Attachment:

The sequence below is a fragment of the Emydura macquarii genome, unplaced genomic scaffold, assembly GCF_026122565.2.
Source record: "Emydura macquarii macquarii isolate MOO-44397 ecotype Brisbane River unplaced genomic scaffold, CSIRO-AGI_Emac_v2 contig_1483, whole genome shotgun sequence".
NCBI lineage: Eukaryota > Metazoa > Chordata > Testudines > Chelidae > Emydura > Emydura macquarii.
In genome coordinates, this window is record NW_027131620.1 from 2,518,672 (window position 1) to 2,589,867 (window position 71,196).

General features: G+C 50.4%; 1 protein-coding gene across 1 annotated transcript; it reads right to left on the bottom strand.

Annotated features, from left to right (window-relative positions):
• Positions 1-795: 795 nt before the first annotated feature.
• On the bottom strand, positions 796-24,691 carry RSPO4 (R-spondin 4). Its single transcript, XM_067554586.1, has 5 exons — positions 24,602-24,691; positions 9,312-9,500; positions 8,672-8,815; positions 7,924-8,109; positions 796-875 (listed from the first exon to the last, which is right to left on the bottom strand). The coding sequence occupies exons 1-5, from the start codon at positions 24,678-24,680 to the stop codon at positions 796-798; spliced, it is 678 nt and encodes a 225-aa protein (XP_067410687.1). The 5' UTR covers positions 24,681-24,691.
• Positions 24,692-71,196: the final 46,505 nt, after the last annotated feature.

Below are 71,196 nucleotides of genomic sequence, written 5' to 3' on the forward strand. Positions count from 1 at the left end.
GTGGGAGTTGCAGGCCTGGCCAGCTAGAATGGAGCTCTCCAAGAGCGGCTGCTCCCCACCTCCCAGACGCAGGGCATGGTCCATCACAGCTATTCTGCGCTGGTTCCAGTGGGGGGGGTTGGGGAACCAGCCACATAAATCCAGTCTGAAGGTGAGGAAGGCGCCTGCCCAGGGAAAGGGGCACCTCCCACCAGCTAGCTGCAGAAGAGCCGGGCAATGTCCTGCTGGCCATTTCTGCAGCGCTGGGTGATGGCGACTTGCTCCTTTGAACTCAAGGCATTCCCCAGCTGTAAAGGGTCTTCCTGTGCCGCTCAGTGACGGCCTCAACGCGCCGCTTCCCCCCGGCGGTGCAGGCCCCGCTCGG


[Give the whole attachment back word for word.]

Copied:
The sequence below is a fragment of the Emydura macquarii genome, unplaced genomic scaffold, assembly GCF_026122565.2.
Source record: "Emydura macquarii macquarii isolate MOO-44397 ecotype Brisbane River unplaced genomic scaffold, CSIRO-AGI_Emac_v2 contig_1483, whole genome shotgun sequence".
NCBI lineage: Eukaryota > Metazoa > Chordata > Testudines > Chelidae > Emydura > Emydura macquarii.
In genome coordinates, this window is record NW_027131620.1 from 2,518,672 (window position 1) to 2,589,867 (window position 71,196).

General features: G+C 50.4%; 1 protein-coding gene across 1 annotated transcript; it reads right to left on the bottom strand.

Annotated features, from left to right (window-relative positions):
• Positions 1-795: 795 nt before the first annotated feature.
• On the bottom strand, positions 796-24,691 carry RSPO4 (R-spondin 4). Its single transcript, XM_067554586.1, has 5 exons — positions 24,602-24,691; positions 9,312-9,500; positions 8,672-8,815; positions 7,924-8,109; positions 796-875 (listed from the first exon to the last, which is right to left on the bottom strand). The coding sequence occupies exons 1-5, from the start codon at positions 24,678-24,680 to the stop codon at positions 796-798; spliced, it is 678 nt and encodes a 225-aa protein (XP_067410687.1). The 5' UTR covers positions 24,681-24,691.
• Positions 24,692-71,196: the final 46,505 nt, after the last annotated feature.

Below are 71,196 nucleotides of genomic sequence, written 5' to 3' on the forward strand. Positions count from 1 at the left end.
GTGGGAGTTGCAGGCCTGGCCAGCTAGAATGGAGCTCTCCAAGAGCGGCTGCTCCCCACCTCCCAGACGCAGGGCATGGTCCATCACAGCTATTCTGCGCTGGTTCCAGTGGGGGGGGTTGGGGAACCAGCCACATAAATCCAGTCTGAAGGTGAGGAAGGCGCCTGCCCAGGGAAAGGGGCACCTCCCACCAGCTAGCTGCAGAAGAGCCGGGCAATGTCCTGCTGGCCATTTCTGCAGCGCTGGGTGATGGCGACTTGCTCCTTTGAACTCAAGGCATTCCCCAGCTGTAAAGGGTCTTCCTGTGCCGCTCAGTGACGGCCTCAACGCGCCGCTTCCCCCCGGCGGTGCAGGCCCCGCTCGG